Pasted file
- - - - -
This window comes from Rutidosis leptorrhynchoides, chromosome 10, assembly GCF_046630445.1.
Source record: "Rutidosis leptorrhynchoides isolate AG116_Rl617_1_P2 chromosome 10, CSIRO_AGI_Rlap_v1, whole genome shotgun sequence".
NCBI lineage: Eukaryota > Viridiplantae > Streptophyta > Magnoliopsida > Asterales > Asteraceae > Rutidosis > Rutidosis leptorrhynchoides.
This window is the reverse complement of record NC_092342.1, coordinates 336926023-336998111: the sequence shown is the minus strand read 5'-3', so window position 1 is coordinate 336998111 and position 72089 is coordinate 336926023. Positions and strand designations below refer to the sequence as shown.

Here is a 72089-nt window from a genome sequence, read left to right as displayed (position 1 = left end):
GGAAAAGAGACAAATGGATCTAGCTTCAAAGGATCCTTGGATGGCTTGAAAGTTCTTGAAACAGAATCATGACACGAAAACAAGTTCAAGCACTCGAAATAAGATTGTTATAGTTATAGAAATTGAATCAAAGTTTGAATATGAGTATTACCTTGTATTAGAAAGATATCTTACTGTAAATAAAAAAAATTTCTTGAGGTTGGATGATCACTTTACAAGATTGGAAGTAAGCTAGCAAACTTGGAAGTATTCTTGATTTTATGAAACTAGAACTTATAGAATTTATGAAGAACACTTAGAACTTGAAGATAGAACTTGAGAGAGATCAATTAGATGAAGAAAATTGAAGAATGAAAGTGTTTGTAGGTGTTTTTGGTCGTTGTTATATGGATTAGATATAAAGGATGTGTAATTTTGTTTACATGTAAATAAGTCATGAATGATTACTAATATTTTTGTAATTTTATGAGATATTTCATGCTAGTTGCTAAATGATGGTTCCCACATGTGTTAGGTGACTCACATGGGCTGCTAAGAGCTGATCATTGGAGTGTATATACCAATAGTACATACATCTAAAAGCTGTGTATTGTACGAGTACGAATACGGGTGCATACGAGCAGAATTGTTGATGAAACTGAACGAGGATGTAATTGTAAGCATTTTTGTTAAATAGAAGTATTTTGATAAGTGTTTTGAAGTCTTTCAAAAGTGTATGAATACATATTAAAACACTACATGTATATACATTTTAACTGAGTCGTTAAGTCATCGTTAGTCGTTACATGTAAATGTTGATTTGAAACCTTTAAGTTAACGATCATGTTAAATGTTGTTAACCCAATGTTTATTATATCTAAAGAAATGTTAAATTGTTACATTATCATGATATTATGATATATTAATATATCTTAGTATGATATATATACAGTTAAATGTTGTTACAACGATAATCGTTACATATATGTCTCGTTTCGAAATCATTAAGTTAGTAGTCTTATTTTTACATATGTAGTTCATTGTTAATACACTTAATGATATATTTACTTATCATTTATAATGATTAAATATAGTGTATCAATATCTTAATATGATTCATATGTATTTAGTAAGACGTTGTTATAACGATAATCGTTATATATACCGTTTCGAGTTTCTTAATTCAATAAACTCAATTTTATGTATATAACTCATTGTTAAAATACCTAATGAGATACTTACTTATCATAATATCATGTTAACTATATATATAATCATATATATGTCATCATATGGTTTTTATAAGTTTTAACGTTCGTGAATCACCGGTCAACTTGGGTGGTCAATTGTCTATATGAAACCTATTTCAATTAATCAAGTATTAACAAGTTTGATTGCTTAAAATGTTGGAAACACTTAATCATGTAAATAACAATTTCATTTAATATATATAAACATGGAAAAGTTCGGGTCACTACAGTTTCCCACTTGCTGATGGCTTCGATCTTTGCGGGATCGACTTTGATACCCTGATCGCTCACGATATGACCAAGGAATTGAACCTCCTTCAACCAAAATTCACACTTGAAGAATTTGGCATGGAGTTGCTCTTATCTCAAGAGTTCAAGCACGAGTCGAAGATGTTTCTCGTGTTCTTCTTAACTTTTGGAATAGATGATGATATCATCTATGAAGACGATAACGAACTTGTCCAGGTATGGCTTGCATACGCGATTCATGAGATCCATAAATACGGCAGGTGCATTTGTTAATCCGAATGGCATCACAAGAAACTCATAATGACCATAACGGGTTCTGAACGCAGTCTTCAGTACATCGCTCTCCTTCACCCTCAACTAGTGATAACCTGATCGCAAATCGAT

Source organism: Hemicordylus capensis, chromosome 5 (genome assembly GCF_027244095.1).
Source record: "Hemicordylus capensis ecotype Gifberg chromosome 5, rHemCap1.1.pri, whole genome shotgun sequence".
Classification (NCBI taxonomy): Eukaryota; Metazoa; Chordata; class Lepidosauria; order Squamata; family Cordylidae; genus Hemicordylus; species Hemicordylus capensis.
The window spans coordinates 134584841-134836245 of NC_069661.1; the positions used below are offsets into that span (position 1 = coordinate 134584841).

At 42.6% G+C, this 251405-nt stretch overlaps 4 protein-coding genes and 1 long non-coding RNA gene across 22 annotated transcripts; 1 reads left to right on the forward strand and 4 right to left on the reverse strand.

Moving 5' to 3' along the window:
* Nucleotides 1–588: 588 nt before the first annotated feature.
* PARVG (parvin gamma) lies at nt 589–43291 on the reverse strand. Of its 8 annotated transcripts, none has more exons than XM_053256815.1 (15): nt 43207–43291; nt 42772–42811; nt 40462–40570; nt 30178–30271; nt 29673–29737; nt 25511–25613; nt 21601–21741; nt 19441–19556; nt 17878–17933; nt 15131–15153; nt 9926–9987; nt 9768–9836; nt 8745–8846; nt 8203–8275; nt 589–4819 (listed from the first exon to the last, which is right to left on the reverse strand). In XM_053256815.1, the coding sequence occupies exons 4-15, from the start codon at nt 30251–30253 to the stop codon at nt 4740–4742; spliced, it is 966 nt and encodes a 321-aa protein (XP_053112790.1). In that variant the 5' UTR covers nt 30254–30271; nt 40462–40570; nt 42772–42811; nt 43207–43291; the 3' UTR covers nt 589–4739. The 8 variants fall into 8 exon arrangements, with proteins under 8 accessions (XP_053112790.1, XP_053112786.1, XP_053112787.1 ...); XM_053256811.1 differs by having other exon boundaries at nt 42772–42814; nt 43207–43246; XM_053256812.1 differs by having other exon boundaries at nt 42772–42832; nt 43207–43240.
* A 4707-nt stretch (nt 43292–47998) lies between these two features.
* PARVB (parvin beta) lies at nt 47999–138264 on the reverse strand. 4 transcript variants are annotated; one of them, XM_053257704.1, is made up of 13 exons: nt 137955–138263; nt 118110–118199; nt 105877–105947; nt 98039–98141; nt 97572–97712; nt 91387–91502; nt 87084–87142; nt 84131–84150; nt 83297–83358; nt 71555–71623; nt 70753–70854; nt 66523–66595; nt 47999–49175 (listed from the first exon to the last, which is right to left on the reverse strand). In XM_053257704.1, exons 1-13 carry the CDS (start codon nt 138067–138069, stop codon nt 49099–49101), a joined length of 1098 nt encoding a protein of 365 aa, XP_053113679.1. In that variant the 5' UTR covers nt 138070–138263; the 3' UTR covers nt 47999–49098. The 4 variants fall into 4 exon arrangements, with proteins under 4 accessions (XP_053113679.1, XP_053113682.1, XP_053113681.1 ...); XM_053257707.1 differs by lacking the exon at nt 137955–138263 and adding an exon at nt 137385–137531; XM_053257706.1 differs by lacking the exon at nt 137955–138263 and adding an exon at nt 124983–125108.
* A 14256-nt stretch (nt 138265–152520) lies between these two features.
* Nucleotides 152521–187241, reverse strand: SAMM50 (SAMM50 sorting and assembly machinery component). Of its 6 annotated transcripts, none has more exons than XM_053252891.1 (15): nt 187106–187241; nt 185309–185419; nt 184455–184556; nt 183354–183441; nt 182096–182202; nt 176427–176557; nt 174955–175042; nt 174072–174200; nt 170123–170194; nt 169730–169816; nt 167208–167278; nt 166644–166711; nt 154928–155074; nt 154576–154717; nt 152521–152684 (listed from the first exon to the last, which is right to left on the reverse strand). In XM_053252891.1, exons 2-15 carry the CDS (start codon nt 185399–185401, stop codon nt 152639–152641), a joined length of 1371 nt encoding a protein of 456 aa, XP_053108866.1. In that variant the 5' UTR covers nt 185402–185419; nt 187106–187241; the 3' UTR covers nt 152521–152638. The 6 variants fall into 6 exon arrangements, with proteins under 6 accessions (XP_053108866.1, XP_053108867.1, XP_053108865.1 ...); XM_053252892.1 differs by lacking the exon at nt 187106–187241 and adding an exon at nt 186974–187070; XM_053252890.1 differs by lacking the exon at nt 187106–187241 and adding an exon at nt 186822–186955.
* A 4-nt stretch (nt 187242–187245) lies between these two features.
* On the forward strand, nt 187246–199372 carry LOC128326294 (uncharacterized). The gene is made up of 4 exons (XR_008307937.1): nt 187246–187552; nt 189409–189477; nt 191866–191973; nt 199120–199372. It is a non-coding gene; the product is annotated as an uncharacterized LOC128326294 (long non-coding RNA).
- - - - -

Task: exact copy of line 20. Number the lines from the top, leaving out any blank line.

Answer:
* On the forward strand, nt 187246–199372 carry LOC128326294 (uncharacterized). The gene is made up of 4 exons (XR_008307937.1): nt 187246–187552; nt 189409–189477; nt 191866–191973; nt 199120–199372. It is a non-coding gene; the product is annotated as an uncharacterized LOC128326294 (long non-coding RNA).